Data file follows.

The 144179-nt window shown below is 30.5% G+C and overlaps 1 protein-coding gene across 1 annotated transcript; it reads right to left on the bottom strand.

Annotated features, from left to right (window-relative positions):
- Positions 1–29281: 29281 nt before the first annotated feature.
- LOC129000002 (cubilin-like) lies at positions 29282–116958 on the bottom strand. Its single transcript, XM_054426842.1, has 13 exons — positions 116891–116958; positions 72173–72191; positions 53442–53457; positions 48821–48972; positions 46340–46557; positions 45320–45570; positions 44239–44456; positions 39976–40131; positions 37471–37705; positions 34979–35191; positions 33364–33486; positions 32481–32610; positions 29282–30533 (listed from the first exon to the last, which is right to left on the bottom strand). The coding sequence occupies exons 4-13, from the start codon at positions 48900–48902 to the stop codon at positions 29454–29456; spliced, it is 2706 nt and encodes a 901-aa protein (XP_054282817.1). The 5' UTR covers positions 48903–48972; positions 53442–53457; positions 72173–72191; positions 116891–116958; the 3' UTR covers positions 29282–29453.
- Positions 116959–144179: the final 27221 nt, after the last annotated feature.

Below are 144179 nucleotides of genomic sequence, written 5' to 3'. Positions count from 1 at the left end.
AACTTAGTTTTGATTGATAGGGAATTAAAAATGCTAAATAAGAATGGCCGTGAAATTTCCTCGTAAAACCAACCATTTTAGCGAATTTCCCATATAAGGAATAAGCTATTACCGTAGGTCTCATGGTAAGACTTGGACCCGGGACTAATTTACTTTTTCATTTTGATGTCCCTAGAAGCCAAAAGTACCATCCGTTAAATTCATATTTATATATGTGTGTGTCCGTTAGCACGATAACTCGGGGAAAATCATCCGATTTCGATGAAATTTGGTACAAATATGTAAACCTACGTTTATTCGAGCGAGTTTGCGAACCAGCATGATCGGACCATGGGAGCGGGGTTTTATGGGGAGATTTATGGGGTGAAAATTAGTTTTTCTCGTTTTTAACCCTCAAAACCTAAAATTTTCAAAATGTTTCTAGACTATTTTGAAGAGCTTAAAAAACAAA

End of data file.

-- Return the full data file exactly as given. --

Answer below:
The 144179-nt window shown below is 30.5% G+C and overlaps 1 protein-coding gene across 1 annotated transcript; it reads right to left on the bottom strand.

Annotated features, from left to right (window-relative positions):
- Positions 1–29281: 29281 nt before the first annotated feature.
- LOC129000002 (cubilin-like) lies at positions 29282–116958 on the bottom strand. Its single transcript, XM_054426842.1, has 13 exons — positions 116891–116958; positions 72173–72191; positions 53442–53457; positions 48821–48972; positions 46340–46557; positions 45320–45570; positions 44239–44456; positions 39976–40131; positions 37471–37705; positions 34979–35191; positions 33364–33486; positions 32481–32610; positions 29282–30533 (listed from the first exon to the last, which is right to left on the bottom strand). The coding sequence occupies exons 4-13, from the start codon at positions 48900–48902 to the stop codon at positions 29454–29456; spliced, it is 2706 nt and encodes a 901-aa protein (XP_054282817.1). The 5' UTR covers positions 48903–48972; positions 53442–53457; positions 72173–72191; positions 116891–116958; the 3' UTR covers positions 29282–29453.
- Positions 116959–144179: the final 27221 nt, after the last annotated feature.

Below are 144179 nucleotides of genomic sequence, written 5' to 3'. Positions count from 1 at the left end.
AACTTAGTTTTGATTGATAGGGAATTAAAAATGCTAAATAAGAATGGCCGTGAAATTTCCTCGTAAAACCAACCATTTTAGCGAATTTCCCATATAAGGAATAAGCTATTACCGTAGGTCTCATGGTAAGACTTGGACCCGGGACTAATTTACTTTTTCATTTTGATGTCCCTAGAAGCCAAAAGTACCATCCGTTAAATTCATATTTATATATGTGTGTGTCCGTTAGCACGATAACTCGGGGAAAATCATCCGATTTCGATGAAATTTGGTACAAATATGTAAACCTACGTTTATTCGAGCGAGTTTGCGAACCAGCATGATCGGACCATGGGAGCGGGGTTTTATGGGGAGATTTATGGGGTGAAAATTAGTTTTTCTCGTTTTTAACCCTCAAAACCTAAAATTTTCAAAATGTTTCTAGACTATTTTGAAGAGCTTAAAAAACAAA